Results of kethoxal (A) and DMS (B) probing of ribosomes containing either wild-type or mutant rRNA (44). (A) Disruption of the 912-885 conformation results in increased reactivity of nucleotides G885-G887 to modification by kethoxal. (B) Changes in chemical reactivity were also observed in nucleotides at positions remote from the 912 region such as modification of A864 by DMS. Ribosomes were isolated from MC140 cells transformed with the following plasmids: Lane 1, pSTL102 (wt); lane 2, pC912G (restrictive); lane 3, pC912G-G888C (very restrictive); lane 4, pC912G-G888C-G885C (like wild type); lane 5, pC912G-G885C (ram); lane 6, pC912G-G885U (ram). C, U, A, and G are sequencing lanes.

Figure 4

G910 is protected from kethoxal modification by C890. (A) Results of kethoxal probing of ribosomes isolated from cells transformed with: lane 1, pSTL102 (wt); lane 2, pC910G; lane 3, pC910G/G890C; lane 4, pC910G-G890C-G887C. (B) Schematic for experimental design. If positions 910 and 890 are capable of base pairing in isolated ribosomes, then the identity of nucleotide 890 should affect the reactivity of C910G to kethoxal modification. Band intensity of 910 modification was reduced by 45 percent (by PhosphorImager analysis) between lanes 2 and 3, suggesting that nucleotides 910 and 890 do form a base pair.

To detect base pairing in the 912-888 conformation, we examined the reactivity of G910 in combination with either G890 or G890C. If nucleotide 910 does form a base pair with nucleotide 890, it should be less reactive to kethoxal modification in the C910G-G890C double mutant (Fig. 4A, lane 3) than in the C910G single mutant (lane 2). However, if nucleotides 910 and 890 do not normally interact, the identity of nucleotide 890 should not affect the chemical reactivity of G910. In fact, the reactivity of G910 was diminished, thus providing evidence that at least some of the ribosomes were base-paired in the 912-888 configuration (compare intensity of 910 band in Fig.4A, lanes 2 and 3). Similar results were obtained with the analogous mutations at positions 912, 885, and 888. Whereas these and earlier data (7) establish the importance of the 912-885 conformation with functional studies, our data also provide structural evidence for the existence of the alternative 912-888 conformation.

In vivo translational fidelity assays and mutant ribosomal protein complementation assays indicated that ribosomes biased toward one or the other of the proposed conformations had a higher or lower stringency of tRNA selection. By definition, ribosomes that accept noncognate tRNAs in the A site and use them in the peptidyl transfer reaction at a higher than normal rate are error prone. A possible mechanism for this phenomenon is that the A site in error prone ribosomes has a higher affinity for accepting noncognate tRNAs than the A sites in wild-type or restrictive ribosomes (21). Therefore, even if the codon-anticodon match is not perfect, the noncognate aminoacyl tRNA has a greater likelihood of remaining bound to the ribosome during selection.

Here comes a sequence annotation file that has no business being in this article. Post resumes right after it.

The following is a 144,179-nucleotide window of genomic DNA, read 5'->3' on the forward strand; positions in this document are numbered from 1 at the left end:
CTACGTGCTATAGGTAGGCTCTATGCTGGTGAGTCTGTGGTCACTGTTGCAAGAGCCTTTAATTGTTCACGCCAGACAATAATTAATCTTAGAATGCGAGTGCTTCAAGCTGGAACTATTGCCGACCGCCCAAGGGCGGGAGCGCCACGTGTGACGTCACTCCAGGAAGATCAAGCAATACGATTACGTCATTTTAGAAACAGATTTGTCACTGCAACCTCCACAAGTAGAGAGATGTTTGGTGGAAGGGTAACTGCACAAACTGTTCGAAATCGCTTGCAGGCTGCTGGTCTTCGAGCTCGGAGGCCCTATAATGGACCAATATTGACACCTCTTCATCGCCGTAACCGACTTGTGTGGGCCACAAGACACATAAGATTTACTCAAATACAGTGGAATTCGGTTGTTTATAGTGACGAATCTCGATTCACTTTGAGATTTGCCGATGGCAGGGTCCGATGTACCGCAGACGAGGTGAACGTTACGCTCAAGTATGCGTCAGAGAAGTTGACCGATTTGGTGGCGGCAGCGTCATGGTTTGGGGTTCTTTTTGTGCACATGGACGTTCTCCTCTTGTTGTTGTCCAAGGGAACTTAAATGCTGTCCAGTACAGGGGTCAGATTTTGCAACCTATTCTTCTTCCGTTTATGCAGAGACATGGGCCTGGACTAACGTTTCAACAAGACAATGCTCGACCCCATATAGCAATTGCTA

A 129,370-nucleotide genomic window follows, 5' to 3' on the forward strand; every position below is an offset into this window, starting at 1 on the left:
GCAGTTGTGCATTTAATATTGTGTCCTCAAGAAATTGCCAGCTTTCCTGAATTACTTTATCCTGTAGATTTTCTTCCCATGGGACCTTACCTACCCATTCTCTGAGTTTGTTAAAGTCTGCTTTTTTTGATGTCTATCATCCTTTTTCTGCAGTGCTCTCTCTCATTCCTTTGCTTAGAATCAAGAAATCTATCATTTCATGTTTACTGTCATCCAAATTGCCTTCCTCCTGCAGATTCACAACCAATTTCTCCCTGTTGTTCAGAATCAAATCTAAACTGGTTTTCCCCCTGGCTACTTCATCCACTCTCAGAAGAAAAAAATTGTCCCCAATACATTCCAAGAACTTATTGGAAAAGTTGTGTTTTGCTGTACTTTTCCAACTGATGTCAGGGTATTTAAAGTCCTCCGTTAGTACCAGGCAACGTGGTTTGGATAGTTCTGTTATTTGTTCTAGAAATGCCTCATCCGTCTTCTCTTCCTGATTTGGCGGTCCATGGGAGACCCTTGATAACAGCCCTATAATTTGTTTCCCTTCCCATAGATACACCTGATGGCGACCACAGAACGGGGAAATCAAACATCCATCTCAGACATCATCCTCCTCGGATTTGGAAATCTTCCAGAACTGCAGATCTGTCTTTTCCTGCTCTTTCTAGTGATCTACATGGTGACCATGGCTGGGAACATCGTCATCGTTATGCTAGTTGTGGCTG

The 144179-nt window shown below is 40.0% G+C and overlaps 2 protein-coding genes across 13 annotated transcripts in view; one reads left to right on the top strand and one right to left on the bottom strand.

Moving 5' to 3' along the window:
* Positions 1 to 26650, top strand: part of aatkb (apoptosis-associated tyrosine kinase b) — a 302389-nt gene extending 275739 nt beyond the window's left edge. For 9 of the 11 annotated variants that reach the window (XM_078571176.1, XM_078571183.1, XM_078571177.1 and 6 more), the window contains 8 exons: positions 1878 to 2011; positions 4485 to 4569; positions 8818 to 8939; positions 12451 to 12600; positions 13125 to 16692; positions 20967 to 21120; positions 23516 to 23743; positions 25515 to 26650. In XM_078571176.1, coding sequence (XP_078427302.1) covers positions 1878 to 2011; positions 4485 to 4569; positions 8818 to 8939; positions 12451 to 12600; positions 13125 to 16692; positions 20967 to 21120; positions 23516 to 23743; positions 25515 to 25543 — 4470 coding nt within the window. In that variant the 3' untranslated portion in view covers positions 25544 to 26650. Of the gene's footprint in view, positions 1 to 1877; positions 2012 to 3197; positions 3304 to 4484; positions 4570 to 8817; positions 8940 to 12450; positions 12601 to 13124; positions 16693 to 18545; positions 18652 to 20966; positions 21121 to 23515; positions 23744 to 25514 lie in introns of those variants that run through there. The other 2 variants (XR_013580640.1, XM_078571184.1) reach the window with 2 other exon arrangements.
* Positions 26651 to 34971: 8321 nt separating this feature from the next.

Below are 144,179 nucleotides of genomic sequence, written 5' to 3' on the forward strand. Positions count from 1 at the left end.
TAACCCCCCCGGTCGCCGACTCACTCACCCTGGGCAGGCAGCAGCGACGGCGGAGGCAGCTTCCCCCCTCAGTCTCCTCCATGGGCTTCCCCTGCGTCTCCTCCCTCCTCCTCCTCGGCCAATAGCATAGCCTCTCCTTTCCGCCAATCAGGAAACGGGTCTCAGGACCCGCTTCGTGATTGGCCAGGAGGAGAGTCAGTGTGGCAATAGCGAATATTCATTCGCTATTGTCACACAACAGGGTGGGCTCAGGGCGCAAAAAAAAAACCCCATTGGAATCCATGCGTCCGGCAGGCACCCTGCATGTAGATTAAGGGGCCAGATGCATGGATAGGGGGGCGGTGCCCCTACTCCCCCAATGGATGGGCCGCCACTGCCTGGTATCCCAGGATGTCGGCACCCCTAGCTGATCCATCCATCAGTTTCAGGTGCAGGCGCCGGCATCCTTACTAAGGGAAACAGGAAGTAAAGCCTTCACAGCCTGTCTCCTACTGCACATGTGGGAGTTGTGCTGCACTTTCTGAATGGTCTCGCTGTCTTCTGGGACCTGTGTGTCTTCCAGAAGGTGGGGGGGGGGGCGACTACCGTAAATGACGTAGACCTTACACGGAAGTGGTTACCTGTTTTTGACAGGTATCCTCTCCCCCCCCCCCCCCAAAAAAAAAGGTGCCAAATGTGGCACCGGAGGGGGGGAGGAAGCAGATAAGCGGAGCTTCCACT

Aminoacylated tRNAPhe([14C]Phe-tRNAPhe) was bound to wild-type, ram , and restrictive ribosomes with and without polyuridylic acid [poly(U)], an mRNA analog. In the absence of mRNA [poly(U)], the error prone ribosomes bound [14C]Phe-tRNAPhe to a much greater extent than either wild-type or restrictive ribosomes (Fig. 5A). The addition of poly(U) stimulated binding of [14C]Phe-tRNAPhe to wild-type and mutant ribosomes but had less of a stimulatory effect on the error prone ribosomes (Fig. 5B). This suggests that the restrictive and wild-type ribosomes are more dependent on mRNA for tRNA binding, but it is evident that mRNA does not restore wild-type–like binding to the restrictive mutants. A third experiment measured [14C]Phe-tRNAPhe binding to the A site after first filling the P site with (deacylated) tRNAPhe (22) (Fig. 5C). Essentially all of the bound tRNA was in the A site in these assays because only 5% of the tRNA was puromycin reactive. Here it was apparent that the binding by error prone ribosomes of [14C]Phe-tRNAPhe to the A site was greater than that by the wild-type or restrictive ribosomes. (Presumably the actual difference is larger than measured because of the presence of 30 to 40 percent host encoded, wild-type ribosomes in the mutant preparations.)

Figure 5

[14C]Phe-tRNAPhe binding to ribosomes (22). (A) [14C]-Phe-tRNAPhe binding without poly(U). (B) 14C-Phe-tRNAPhe binding with poly(U). (C) [14C]-Phe-tRNAPhebinding after preincubation of ribosomes with 50 pmol of deacylated tRNA and poly(U), which blocks [14C]-Phe-tRNAPhe binding to the P site. Ribosomes were from cells transformed with plasmids pSTL102 (wild type; open squares), pC912G/G885U (error prone; solid circles) and pC912G/G888C (restrictive; solid squares). Data are plotted as percent of ribosomes binding tRNA (ordinate) and molar ratio of tRNA to 70S ribosomes in incubation mix (abscissa).